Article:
Thanks to everyone who entered Microcosms 76 this week. We had 12 awesome entries this week! Apologies for the late posting.
Please keep returning to Microcosms, and retweet / spread the word about this contest among your followers and friends.
Don’t forget that Microcosms exists primarily to provide a platform for the flash fiction community to hone their skills, and secondarily to give entrants a chance of receiving an accolade from that week’s judge. We also have the vote button for anyone – not just fellow entrants – to register their favourite/favorite(s) and thus establish a Community Pick.
Remember, you can reply with a comment to any and all of the entries AT ANY TIME: It’s good to have feedback.
And many thanks to John Herbert for judging MC 76. Here’s what John had to say:
This was a tough one. Lots of interesting responses to the prompts and a good deal of poetry, not only as the form of a good number of entries but also in the guise of poets trapped in caves and in the wonderful imagery many of you employed. It was a pleasure to judge the entries and, as ever, to witness the invention and wit of so many fellow writers. Keep it up!
Favourite / Favorite Lines
Jeff Messick – “I was warned about those damned mushrooms.”
Angelique Pacheco – “I wouldn’t kill the anointed one.”
Bill Engleson – “Within hours, the poets of Calipher packed their meager possessions, and fled to the four winds.”
Bill Engleson – “Half way down the bottle, he told me his story.”
James – “He pulls out a knife, / And threatens her life,”
Alva Holland – “My silence is golden as I watch my son”
AJ Aguilar-Van Der Merwe – “Maria Elena was not one of those asking.”
Sian Brighal – “I remember when he came; it was the day I became an adulteress.”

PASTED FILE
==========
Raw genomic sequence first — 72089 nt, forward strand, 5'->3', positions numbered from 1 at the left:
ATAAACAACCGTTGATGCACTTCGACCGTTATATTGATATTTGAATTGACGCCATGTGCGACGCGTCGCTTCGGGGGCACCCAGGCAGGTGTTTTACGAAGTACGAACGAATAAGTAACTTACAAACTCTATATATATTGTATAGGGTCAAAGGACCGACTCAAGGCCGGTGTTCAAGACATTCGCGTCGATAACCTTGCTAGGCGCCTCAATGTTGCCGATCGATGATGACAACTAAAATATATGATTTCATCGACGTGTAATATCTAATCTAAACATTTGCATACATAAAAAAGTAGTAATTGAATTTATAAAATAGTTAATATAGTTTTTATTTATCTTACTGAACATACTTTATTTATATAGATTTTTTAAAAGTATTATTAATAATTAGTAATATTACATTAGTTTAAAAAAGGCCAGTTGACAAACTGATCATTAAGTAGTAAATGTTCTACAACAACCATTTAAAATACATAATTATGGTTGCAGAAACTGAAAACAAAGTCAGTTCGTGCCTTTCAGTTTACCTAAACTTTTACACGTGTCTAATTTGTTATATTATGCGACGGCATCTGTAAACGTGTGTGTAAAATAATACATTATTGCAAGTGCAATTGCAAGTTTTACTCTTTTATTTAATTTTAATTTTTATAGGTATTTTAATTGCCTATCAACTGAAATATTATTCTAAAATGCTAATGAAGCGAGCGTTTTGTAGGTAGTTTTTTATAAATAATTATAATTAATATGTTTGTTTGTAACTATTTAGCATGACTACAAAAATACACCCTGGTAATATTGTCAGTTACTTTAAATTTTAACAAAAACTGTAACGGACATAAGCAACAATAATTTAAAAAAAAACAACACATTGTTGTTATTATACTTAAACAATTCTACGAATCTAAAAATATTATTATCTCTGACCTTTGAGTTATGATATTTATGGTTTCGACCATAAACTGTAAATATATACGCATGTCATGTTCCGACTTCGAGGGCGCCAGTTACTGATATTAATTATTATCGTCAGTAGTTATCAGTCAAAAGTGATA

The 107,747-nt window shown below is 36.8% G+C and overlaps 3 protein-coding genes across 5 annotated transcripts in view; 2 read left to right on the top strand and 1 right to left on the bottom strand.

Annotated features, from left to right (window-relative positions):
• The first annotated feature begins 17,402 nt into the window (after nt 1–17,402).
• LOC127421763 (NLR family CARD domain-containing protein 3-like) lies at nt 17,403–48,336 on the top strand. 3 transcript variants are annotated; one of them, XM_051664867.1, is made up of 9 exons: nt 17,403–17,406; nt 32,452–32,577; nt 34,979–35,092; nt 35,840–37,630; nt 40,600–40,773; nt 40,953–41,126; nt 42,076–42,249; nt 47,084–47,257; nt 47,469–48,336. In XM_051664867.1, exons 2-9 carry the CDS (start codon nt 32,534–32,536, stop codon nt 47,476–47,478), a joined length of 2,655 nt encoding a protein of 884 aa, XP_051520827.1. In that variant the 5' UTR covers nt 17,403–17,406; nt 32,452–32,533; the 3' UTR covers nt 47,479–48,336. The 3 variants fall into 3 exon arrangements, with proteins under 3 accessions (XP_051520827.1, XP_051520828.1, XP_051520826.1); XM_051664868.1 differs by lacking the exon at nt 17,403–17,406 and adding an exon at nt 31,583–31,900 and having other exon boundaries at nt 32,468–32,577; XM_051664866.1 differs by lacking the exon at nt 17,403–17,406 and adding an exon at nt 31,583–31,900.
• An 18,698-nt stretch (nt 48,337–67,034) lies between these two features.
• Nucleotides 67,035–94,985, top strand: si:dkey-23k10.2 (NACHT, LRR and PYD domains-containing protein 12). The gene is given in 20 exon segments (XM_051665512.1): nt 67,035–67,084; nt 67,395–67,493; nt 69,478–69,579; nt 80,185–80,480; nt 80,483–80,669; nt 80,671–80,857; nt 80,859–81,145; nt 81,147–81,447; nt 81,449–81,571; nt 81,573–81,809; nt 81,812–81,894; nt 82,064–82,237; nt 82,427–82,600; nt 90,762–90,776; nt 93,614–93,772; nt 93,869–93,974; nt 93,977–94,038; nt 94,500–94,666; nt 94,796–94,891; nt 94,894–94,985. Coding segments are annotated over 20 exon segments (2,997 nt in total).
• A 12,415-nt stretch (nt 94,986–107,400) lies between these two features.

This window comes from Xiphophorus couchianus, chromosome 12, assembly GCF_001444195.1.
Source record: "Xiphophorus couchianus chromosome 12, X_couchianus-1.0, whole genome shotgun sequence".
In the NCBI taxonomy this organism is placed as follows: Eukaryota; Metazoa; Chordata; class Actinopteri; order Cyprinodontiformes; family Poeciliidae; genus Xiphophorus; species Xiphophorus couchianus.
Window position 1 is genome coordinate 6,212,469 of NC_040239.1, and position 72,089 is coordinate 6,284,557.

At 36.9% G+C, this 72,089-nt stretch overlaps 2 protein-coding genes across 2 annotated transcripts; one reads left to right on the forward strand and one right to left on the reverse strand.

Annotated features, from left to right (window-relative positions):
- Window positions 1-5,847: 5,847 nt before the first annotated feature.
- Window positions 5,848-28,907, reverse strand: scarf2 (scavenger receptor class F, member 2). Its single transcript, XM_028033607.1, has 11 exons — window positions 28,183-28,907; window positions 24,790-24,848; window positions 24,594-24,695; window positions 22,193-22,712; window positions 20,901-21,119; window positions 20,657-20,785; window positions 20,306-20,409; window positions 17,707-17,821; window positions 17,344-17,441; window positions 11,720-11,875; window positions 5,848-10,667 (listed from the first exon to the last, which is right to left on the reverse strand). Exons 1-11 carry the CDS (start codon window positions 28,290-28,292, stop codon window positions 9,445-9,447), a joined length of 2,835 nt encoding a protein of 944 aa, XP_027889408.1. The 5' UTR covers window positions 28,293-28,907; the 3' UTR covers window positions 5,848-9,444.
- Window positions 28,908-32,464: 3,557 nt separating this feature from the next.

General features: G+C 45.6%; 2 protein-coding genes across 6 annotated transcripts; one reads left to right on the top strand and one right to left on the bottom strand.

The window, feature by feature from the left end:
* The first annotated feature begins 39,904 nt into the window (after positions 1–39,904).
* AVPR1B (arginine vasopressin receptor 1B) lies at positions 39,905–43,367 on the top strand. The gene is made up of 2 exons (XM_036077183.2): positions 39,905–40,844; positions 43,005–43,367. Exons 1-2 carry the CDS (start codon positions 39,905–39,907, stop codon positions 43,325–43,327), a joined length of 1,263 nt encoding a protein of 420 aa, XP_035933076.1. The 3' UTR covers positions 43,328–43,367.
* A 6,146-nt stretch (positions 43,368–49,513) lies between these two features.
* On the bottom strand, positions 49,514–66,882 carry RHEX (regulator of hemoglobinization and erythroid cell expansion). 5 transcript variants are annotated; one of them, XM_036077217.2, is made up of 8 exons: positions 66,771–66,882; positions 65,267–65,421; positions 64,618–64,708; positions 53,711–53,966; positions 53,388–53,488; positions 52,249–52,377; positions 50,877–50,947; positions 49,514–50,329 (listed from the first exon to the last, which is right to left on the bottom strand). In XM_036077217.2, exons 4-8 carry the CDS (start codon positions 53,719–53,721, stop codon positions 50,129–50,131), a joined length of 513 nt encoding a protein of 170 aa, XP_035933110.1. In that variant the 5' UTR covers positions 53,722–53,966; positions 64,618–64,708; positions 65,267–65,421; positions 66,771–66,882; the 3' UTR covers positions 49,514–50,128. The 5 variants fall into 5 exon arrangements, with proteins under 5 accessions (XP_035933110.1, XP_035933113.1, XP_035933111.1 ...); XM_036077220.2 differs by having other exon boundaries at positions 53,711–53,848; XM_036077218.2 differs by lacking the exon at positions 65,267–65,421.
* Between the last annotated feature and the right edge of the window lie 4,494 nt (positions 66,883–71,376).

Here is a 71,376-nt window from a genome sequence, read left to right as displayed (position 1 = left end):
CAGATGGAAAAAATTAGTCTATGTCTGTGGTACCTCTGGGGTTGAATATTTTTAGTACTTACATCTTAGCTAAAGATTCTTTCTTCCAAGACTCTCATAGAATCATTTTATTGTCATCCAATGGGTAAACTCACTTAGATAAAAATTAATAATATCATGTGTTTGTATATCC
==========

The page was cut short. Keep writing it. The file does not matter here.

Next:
Stephen Shirres – “The footprints dance and giggle like you’d expect young lovers to do.”
Michael Emerson – “A fisherman, / Weaving tales of the far off sea.”
Stephen John Lodge – “He looked ridiculous running in those slippers.”
Ezekiel O Tracy – “The sand moved under his sandals as he quickly stepped backwards knowing that the girl couldn’t follow him out of the cave.” (late entry, favorite line of KM. PS – love your imagery!)
Honourable / Honorable Mention
Angelique Pacheco – Sparing Saul
I loved the way you breathed new life into an old tale and the immediacy of the description. It was concrete, complete tale.
Bill Engleson – Sol of Zanzibar and the World
Both the dialogue and the construction of Sol’s character were excellent, as was the life-affirming ending of the piece.
And now, without further ado, we present the winners of Microcosms 76.
(insert drumroll here)
Our community pick was also our judge’s pick! Wow!
Sian Brighal – Water Thieves
The opening line was fantastic and it had me hooked from that moment. The invention and beauty of the imagery were excellent and it was a profound, emotionally resonant small tale where you were brave enough to stray into abstraction and make it come alive. A great read.
Adviser / River / Memoir
I remember when he came; it was the day I became an adulteress.
The earth seemed to rain down her woes upon him, her breath stirring dead dust into towering testaments of wrongs done. He walked through her punishing accusation, one hand held up not to stay her wrath, but to feel it, know it. I think that, above all other acts and words, convinced us he was the one who would ease her pain and, as a consequence, our suffering.
He studied the dry channels where water once flowed, examined the scars left by a river’s betrayal, asked when it had left… if it returned. It did. It was like an errant husband, coming home from dalliances to a wife too needy to be anything other than grateful. But his gaze soon roamed, and he’d leave, leaving her desperate and thirsting. We hated our enslavement and dependence.
In the fourth week, he said he could make our river faithful again, and prophesied the day when he’d come home. I watched him ride away with his team until haze swallowed them whole. Amazing how quickly dry dust ousts the taste of promises and hope, and I doubted.
But true to his word, and almost to the day, children playing in the dead bed suddenly found their feet caked in cool mud, then shins caressed by silt-rich sludge… and then such whooping and yelling as knees fought against a growing river.
I can’t define our joy, but it poured out of us; we wept our own river. I wish we had. But I lie in this faithful river’s embrace — in this theft — relishing its touch, marvelling at our nourished crops, and I can’t regret it… won’t send him back. Won’t return what we have stolen… even if another land thirsts, and another’s bed lies dry and dead.
Congratulations, Sian. Please let us know if you’d like to judge the next go round!